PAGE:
University of Pennsylvania Law School
What kinds of health information should be reported to government for civil purposes? Several competing trends encourage efforts to reassess the scope of constitutional protection for health information: the social and commercial value of health information; the amount of data held by third parties, from health care providers to internet servers; critiques of the third party doctrine exception to Fourth Amendment protection; and concerns about the loss of privacy. This article describes a variety of civil purposes for which health information is collected today. A close analysis of cases applying the third party doctrine, administrative search principles, and the special needs doctrine, as well as Fifth and Fourteenth Amendment cases examining health information privacy reveals quasi-precedents of limited relevance for evaluating mandatory reporting of health information. This lack of clarity calls for a more sophisticated approach to contemporary civil uses of health data.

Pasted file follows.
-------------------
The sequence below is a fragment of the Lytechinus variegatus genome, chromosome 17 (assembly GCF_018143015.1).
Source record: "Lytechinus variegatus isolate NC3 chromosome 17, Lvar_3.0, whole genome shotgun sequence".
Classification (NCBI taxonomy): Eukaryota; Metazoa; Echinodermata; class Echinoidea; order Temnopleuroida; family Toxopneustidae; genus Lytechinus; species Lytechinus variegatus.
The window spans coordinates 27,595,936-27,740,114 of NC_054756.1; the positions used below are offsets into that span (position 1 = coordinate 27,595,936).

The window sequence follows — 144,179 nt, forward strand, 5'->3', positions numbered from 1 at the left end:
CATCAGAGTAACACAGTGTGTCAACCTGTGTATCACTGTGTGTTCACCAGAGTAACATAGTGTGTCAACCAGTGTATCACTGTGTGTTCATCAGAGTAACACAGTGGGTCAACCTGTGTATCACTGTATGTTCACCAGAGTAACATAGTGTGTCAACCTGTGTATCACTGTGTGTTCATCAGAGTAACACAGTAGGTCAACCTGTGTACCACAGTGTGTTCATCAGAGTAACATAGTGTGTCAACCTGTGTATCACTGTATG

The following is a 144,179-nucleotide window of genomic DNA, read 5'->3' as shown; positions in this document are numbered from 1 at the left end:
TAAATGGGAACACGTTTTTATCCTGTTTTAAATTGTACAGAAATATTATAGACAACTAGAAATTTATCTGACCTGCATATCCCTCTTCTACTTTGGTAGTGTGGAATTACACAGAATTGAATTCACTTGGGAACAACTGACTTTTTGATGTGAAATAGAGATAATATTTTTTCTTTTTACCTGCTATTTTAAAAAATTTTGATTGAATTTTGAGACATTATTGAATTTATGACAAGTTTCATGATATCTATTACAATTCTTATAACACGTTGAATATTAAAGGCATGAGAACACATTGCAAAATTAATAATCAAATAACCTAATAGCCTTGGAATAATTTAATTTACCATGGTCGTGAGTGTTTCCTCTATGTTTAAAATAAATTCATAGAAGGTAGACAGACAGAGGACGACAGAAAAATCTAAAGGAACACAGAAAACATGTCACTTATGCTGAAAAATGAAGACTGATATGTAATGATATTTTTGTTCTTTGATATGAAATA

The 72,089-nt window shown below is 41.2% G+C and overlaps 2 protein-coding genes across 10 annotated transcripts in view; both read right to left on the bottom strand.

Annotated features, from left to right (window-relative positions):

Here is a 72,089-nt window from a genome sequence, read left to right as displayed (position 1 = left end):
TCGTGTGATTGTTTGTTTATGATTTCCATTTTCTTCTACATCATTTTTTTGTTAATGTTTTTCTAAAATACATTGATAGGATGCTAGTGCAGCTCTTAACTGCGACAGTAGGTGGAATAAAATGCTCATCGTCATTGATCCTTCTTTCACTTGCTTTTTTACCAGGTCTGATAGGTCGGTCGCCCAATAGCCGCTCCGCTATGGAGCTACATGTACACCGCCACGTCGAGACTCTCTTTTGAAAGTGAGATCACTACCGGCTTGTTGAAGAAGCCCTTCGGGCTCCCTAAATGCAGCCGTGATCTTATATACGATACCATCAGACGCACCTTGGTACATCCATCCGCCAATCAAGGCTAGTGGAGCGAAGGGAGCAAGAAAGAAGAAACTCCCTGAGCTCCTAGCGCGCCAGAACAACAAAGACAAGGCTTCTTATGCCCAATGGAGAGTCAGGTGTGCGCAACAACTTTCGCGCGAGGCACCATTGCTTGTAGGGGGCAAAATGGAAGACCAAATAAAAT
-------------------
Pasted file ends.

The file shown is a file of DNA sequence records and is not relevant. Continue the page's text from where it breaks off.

Wendy K. Mariner,
Reconsidering Constitutional Protection for Health Information Privacy,
University of Pennsylvania Journal of Constitutional Law
Available at: https://scholarship.law.bu.edu/faculty_scholarship/352